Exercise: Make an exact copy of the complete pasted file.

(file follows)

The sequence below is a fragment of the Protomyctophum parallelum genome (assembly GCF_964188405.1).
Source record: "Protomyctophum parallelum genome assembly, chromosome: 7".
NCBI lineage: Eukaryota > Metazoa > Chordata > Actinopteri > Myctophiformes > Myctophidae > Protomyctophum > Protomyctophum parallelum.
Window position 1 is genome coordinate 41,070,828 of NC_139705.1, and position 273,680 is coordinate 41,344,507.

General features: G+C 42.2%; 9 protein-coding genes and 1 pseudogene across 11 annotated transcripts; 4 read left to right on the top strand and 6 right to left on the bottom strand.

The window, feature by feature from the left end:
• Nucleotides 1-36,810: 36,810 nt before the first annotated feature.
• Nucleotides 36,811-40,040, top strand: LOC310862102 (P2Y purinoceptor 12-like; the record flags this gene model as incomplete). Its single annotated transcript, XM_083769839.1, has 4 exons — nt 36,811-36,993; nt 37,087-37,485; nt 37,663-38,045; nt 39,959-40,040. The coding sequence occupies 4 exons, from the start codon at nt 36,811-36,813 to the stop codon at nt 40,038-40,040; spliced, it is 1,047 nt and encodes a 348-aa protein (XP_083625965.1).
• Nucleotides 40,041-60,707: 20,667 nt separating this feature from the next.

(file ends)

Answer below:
The sequence below is a fragment of the Protomyctophum parallelum genome (assembly GCF_964188405.1).
Source record: "Protomyctophum parallelum genome assembly, chromosome: 7".
NCBI lineage: Eukaryota > Metazoa > Chordata > Actinopteri > Myctophiformes > Myctophidae > Protomyctophum > Protomyctophum parallelum.
Window position 1 is genome coordinate 41,070,828 of NC_139705.1, and position 273,680 is coordinate 41,344,507.

General features: G+C 42.2%; 9 protein-coding genes and 1 pseudogene across 11 annotated transcripts; 4 read left to right on the top strand and 6 right to left on the bottom strand.

The window, feature by feature from the left end:
• Nucleotides 1-36,810: 36,810 nt before the first annotated feature.
• Nucleotides 36,811-40,040, top strand: LOC310862102 (P2Y purinoceptor 12-like; the record flags this gene model as incomplete). Its single annotated transcript, XM_083769839.1, has 4 exons — nt 36,811-36,993; nt 37,087-37,485; nt 37,663-38,045; nt 39,959-40,040. The coding sequence occupies 4 exons, from the start codon at nt 36,811-36,813 to the stop codon at nt 40,038-40,040; spliced, it is 1,047 nt and encodes a 348-aa protein (XP_083625965.1).
• Nucleotides 40,041-60,707: 20,667 nt separating this feature from the next.